I promoted Barbara Kingsolver to my Top 10 Favorite Authors List (a post for another time) after reading this book. This was her debut novel back in 1988 and since then has written prolifically. I recently learned this book is now required school reading—which makes some sense, considering that it touches on the political hot topic of illegal immigration—and I was intrigued.
Putting aside all of my personal political beliefs and principles, this story energized a part of my soul where empathy, positivity, tolerance, and kindness desperately needed to be activated.
It is a beautiful story where love, dermination, hope and strength collide in a massive explosion of goodness, smack dab in the middle of a desert teeming with human depravity and hopelessness. Is it the story of Taylor Greer, a woman raised poor in rural Kentucky, who made it a goal of hers to one day get away. So, she purchases a 1955 Volkswagen and starts driving west. By the time she arrives in Tucson, Arizona (a refugee sancutary for Central Americans), Taylor has “inherited” a 3-year-old American Indian girl she names “Turtle,” and has pulled in to an auto repair shop called Jesus Is Lord Used Tires. The story then unfolds as Taylor meets more residents and crashes head first into the sobering reality of the human condition and its plights.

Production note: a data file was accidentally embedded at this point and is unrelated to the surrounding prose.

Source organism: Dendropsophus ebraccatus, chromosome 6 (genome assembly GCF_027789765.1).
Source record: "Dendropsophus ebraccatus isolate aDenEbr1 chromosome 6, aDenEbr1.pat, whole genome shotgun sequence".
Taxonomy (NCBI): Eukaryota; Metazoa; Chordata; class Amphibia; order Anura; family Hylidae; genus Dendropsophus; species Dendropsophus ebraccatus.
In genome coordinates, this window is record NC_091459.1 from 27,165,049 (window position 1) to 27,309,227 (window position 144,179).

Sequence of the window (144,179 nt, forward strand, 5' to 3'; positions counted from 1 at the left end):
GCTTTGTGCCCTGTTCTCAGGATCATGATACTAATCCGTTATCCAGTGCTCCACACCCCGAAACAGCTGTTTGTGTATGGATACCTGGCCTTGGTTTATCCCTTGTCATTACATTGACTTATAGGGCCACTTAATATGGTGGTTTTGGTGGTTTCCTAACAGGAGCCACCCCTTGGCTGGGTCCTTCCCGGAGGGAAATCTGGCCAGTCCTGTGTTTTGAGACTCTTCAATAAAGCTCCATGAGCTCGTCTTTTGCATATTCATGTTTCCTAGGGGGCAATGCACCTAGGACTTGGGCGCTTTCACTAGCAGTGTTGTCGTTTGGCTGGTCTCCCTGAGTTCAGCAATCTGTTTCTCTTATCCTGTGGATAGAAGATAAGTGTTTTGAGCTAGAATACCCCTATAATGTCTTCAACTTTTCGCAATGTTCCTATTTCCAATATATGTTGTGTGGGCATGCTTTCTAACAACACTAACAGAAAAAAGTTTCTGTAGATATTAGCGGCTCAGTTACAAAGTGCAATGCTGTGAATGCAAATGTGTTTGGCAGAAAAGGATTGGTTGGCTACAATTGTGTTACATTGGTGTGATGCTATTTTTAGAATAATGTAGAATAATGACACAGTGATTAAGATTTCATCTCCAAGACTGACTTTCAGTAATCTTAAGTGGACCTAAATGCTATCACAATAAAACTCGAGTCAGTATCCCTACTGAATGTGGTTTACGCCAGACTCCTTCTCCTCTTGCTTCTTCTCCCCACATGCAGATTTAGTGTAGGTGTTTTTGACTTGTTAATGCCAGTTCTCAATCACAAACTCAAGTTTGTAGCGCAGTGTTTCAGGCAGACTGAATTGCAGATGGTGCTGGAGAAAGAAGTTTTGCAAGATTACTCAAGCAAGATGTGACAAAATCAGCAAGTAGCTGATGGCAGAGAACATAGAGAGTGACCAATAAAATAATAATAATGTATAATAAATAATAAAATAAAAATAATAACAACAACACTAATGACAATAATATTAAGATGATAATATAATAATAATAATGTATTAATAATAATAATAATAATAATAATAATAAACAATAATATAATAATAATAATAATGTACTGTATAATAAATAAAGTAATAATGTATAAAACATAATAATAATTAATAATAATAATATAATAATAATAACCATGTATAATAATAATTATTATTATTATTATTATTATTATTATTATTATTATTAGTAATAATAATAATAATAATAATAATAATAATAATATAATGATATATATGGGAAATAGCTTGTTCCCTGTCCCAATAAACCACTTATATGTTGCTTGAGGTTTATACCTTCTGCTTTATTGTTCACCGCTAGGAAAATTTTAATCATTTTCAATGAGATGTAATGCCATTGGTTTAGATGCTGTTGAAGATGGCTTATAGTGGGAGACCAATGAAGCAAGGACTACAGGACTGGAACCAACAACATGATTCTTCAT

This is a tough, moving, tendery and gritty novel that will leave you hopeful because of the story’s optimism—-“…even bad luck brings good things,” (p. 144); and gives you the realization that there is still so much life in the midst of a desert, little “every day miracles” (p. 170).
This is the first Barbara Kingsolver book I have ever read, and I feel like I have missed out on a part of my life by having not “discovered” her any sooner. She writes so cleverly that I felt as if I could phone her one day and hang out like old friends so she can shower me with her witty and comical one-liners. She infused Taylor’s character with these hilarties, that I couldn’t help but want to be best friends with a woman who only exists inside Kingsolver’s genius of a head.
I really didn’t want the story to end…and it doesn’t. Kingsolver’s sequel to this novel is available. “Pigs in Heaven” starts where this story ends. I am prepared to be wow’d again.